Nutrition Services celebrates National School Breakfast Week

This week, HISD Nutrition Services encouraged students to start their day with school breakfast as they took part in celebrating National School Breakfast Week. 

Observed from March 4-8, the national campaign brings attention to school breakfast programs and emphasizes the importance of providing students with a healthy breakfast every day. 

As part of the weeklong celebration, every HISD elementary student eating school breakfast this week was given a trading card featuring this year’s “Start Your Engines” theme. Students were able to collect and trade the three different cards, each of which highlighted a popular breakfast item and included a fun fact.  

“Breakfast is important because it provides kids with the nutrition they need and prepares them to get ready to learn,” said Wharton second grade teacher Mercedes Negrón, whose students eat breakfast in the classroom like many of their counterparts across the district.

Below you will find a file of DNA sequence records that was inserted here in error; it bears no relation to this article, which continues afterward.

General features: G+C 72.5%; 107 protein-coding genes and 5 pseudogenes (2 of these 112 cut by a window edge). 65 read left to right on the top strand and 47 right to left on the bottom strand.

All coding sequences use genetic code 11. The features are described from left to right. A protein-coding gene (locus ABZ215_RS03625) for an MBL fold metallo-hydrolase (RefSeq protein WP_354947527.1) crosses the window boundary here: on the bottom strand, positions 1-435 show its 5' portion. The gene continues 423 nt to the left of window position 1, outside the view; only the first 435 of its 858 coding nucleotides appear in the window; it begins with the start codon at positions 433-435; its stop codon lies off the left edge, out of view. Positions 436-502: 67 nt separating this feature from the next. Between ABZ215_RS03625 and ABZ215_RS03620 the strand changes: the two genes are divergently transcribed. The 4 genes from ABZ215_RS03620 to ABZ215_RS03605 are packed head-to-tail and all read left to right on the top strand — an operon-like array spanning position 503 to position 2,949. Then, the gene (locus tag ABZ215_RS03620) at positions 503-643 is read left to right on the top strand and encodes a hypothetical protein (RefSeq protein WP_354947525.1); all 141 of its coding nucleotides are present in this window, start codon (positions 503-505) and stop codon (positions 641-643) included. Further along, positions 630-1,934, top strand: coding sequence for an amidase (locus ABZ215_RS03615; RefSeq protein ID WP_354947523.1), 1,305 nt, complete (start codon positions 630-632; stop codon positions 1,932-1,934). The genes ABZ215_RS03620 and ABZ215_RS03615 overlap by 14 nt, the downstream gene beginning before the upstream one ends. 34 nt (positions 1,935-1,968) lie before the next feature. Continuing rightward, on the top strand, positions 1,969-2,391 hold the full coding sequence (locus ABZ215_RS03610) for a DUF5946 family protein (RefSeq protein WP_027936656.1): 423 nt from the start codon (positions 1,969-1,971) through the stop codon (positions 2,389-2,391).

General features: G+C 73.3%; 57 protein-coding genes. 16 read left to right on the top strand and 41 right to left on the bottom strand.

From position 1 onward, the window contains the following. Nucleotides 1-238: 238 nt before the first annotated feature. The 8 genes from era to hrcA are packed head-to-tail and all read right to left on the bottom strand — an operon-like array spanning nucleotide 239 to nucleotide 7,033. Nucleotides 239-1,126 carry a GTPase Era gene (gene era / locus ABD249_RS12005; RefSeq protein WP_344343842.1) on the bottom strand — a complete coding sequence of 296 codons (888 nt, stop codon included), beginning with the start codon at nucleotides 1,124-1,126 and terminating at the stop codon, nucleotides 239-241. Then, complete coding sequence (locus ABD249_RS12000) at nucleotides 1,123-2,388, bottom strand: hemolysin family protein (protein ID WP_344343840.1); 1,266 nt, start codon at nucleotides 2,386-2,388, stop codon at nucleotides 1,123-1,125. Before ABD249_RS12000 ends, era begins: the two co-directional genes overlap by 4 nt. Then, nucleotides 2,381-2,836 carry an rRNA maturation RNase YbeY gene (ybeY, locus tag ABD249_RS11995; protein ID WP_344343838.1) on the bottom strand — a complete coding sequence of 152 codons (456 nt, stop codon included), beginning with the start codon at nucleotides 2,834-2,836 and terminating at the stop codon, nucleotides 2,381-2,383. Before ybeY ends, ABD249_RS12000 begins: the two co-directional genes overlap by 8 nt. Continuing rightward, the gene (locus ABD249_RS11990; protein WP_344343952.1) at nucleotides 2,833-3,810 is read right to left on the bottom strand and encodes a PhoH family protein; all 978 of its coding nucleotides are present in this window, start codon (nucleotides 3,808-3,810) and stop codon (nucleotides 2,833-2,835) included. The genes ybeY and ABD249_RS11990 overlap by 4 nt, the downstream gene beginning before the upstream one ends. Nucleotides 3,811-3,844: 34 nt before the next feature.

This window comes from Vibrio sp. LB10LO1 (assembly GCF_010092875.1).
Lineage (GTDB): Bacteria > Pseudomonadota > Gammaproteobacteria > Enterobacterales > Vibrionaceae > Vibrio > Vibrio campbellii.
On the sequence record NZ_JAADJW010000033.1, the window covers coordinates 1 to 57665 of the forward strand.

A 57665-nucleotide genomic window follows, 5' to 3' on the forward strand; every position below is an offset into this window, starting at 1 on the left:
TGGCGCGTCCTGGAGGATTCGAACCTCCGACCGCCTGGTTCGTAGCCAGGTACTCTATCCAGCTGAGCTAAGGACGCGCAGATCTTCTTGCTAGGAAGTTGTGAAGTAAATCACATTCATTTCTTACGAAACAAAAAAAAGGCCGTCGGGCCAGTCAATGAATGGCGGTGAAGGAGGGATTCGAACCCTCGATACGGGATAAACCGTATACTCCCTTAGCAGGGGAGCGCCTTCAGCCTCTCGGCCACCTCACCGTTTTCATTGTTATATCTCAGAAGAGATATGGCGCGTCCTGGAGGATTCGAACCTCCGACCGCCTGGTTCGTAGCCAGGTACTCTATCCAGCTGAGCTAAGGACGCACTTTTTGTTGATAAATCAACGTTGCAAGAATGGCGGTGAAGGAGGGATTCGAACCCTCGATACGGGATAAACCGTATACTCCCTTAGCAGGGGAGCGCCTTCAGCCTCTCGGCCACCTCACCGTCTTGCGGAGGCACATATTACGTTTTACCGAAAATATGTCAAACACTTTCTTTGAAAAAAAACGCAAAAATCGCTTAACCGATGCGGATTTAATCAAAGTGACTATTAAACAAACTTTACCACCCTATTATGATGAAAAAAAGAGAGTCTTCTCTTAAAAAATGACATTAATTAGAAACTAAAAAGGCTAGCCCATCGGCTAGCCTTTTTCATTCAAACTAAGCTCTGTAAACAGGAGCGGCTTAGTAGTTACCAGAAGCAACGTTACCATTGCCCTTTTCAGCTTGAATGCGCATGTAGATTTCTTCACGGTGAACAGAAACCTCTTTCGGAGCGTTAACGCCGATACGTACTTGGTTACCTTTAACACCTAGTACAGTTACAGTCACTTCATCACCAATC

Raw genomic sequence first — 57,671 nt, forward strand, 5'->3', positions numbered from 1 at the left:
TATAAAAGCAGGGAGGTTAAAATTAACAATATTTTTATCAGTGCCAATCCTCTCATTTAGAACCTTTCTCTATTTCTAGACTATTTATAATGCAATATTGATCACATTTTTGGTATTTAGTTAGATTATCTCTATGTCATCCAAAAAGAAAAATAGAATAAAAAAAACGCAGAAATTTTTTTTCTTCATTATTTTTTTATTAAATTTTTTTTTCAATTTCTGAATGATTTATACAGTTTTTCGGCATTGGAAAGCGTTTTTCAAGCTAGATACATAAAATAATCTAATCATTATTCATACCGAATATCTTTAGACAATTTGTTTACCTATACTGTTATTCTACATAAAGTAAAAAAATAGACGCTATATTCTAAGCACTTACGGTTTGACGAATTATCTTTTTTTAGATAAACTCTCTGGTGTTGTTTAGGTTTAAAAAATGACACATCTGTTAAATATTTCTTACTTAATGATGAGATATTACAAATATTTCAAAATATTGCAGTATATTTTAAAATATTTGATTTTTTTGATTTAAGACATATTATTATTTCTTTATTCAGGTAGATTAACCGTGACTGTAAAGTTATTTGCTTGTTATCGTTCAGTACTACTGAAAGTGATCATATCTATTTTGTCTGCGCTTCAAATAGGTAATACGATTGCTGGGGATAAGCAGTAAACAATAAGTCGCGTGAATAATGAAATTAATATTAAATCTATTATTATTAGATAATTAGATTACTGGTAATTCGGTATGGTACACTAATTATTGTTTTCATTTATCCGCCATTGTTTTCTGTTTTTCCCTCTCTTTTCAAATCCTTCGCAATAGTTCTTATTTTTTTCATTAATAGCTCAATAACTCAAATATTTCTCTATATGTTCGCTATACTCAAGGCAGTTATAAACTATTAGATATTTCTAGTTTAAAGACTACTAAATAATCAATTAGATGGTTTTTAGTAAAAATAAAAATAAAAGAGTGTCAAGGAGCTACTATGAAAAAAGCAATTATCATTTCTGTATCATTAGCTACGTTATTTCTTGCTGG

Negrón said the practice provides students with valuable social time that they enjoy before she starts instruction and prepares them for the day to come. 

According the School Nutrition Association, studies have shown that students who eat breakfast have better memory and concentration, are more alert, maintain a healthy weight, perform better in reading and math, and score higher on standardized tests.  

Wharton second-grader Kylie Blanco is young, but she said she already understands the importance of a healthy breakfast.  

“Breakfast gets me ready for my school days,” Kylie said as she ate her school breakfast in her classroom on Wednesday. “It provides muscles in my body and wakes me up.” 

Patricia Vargas, the Nutrition Services cafeteria team lead assigned to Wharton, is responsible for ensuring healthy breakfasts are prepared and available to the school’s students every day. She said she understands the importance of making sure breakfast is available to each student. 

“It fuels them and gets them ready for their day’s work,” Vargas said.